Three public speaking tips from an expert panel

Tips for public speaking

I was recently approached by energy giants, Gazprom, to share tips for public speakers. Here are the top three takeaways from me and the other members of the panel. You can read the full piece here.

Speaking in front of a room full of strangers can be one of the more daunting aspects of your career, whatever your level of seniority. With all eyes on you, your inner critic can have a field day, making you worry you’ll ‘mess up’ or make a fool of yourself. Do you know what? – often, when I ‘mess up’, or go off script it’s the best bit! Here are three tips for public speakers to worry less about messing up and enjoy your next presentation.

Treat it like a performance

Approach your presentation as if it is a performance. People want to learn, and they also want to be entertained. A ‘do your best performance’ mindset can help to put you at ease and your delivery will be more fluid. Grab your audience’s attention by just being your best and real you up on that stage. Ditch your notes and if you use presentation slides, go light on text and big on images that enhance your core messages. People are there to listen to you – not see some big slides on a screen.

Get the audience involved

Get your audience involved as soon as possible. It takes the pressure off you, gives you a sense of the mood of the room and gives you a moment to regroup. Ask them a question that people can put their hands up to. Ask a question that will have a lot of ‘yes’ answers, giving the audience an opportunity to participate and agree, for example, a lot of people fell into the profession of fundraising. Asking people who else is an accidental fundraiser (at a presentation to fundraisers) gets hands raising and builds rapport because they know you are one too. Obviously adapt this to your audience! Take people on an emotional journey during your presentation by telling stories. People learn and remember more through story and they also remember how you made them feel. Having a variety of stories, data, diagrams and models helps to change pace and keep your audience’s interest. It can also offer a chance for your audience to engage emotionally with your topic.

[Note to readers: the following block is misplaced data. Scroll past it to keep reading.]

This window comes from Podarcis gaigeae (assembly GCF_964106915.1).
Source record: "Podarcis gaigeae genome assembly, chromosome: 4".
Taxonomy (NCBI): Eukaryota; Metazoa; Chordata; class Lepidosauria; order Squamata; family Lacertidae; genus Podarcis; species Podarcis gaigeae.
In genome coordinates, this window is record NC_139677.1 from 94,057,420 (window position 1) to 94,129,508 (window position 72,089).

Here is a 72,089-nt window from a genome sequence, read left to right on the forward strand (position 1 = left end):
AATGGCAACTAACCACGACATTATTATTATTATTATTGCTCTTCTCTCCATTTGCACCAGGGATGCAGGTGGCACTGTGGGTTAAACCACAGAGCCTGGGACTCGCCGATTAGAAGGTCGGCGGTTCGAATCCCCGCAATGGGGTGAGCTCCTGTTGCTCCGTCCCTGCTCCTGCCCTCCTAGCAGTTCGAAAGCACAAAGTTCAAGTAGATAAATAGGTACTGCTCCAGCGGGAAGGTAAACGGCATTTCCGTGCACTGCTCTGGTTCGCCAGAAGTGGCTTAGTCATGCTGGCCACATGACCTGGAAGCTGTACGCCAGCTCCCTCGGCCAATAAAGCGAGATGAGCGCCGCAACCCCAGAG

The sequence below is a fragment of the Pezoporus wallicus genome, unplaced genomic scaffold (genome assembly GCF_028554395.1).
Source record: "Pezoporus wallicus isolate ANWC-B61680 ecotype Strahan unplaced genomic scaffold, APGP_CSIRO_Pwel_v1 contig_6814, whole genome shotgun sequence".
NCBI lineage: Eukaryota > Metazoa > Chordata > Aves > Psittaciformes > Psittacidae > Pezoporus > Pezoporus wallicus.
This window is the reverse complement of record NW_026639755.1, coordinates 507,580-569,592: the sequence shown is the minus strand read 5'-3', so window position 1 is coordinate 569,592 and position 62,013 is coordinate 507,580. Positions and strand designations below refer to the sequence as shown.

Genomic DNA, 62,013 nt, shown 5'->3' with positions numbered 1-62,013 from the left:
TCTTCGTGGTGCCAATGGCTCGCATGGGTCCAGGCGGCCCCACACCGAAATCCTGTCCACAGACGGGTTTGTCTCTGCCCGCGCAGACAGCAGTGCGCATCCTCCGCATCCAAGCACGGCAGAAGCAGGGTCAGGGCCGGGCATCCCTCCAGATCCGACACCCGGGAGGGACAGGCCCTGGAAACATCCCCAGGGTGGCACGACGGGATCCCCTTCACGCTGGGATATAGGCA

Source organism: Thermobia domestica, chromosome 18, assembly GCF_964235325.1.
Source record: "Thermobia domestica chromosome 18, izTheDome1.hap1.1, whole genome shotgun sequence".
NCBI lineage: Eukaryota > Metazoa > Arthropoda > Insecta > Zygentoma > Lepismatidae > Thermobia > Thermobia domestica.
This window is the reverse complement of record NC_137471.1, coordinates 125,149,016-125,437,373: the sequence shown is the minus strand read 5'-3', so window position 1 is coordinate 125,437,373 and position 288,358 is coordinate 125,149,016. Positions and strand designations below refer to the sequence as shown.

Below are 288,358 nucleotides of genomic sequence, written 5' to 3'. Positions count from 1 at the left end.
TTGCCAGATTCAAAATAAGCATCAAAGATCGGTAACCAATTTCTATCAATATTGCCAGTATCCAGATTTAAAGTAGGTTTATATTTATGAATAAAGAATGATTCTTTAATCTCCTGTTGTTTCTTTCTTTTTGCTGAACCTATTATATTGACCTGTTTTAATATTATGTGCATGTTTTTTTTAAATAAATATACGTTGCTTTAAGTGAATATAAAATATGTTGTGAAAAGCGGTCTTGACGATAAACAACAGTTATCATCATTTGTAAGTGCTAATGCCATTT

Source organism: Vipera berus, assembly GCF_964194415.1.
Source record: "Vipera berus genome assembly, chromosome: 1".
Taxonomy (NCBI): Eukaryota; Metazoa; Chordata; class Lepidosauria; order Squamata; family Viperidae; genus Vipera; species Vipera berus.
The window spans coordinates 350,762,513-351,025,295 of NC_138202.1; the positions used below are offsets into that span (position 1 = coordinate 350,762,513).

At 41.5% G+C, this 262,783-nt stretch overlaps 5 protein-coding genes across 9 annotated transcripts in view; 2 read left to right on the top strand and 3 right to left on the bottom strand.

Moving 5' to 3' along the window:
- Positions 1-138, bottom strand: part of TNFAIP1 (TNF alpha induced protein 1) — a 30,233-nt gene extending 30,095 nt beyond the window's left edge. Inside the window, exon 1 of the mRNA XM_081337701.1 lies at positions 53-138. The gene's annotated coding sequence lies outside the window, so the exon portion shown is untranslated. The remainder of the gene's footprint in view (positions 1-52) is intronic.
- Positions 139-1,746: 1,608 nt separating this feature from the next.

Do your last minute prep

The last of the tips for public speakers is the few bits of on-the-day prep that will ensure you’re ready and raring to go. In case you’re running short on time, map out where you’ll be at specific points in your presentation and make a note of the things that could be left out if things get delayed. Arrive early and double check the equipment you’ll be using. Is there a mic? Where’s the clicker to move the slides along? Do a sound check (especially if you have video content), Where will you stand – or depending on your style – where will you pace about? Is the laptop fully charged? Is your calendar auto reminder turned off?  Think about what you are going to wear – both in practical terms, for example, is there a place to put the battery pack for the microphone and does it fit you properly?  If you are distracted because you’re uncomfortable in what you’re wearing it will impact on you delivering your best performance. And finally make sure that what you’re wearing makes you feel good, feel confident and ready to take on the world.

If you found this blog useful you might also like the Lucidity Network – a place for people pushing to make change happen, a place to learn, a place to share and a place to connect. Check it out and join us here.

Don’t aim to be professional, aim to be you

Recently I wrote a blog about how in striving for professionalism, we often leave our personalities at the door. This can be detrimental for both our businesses and for us.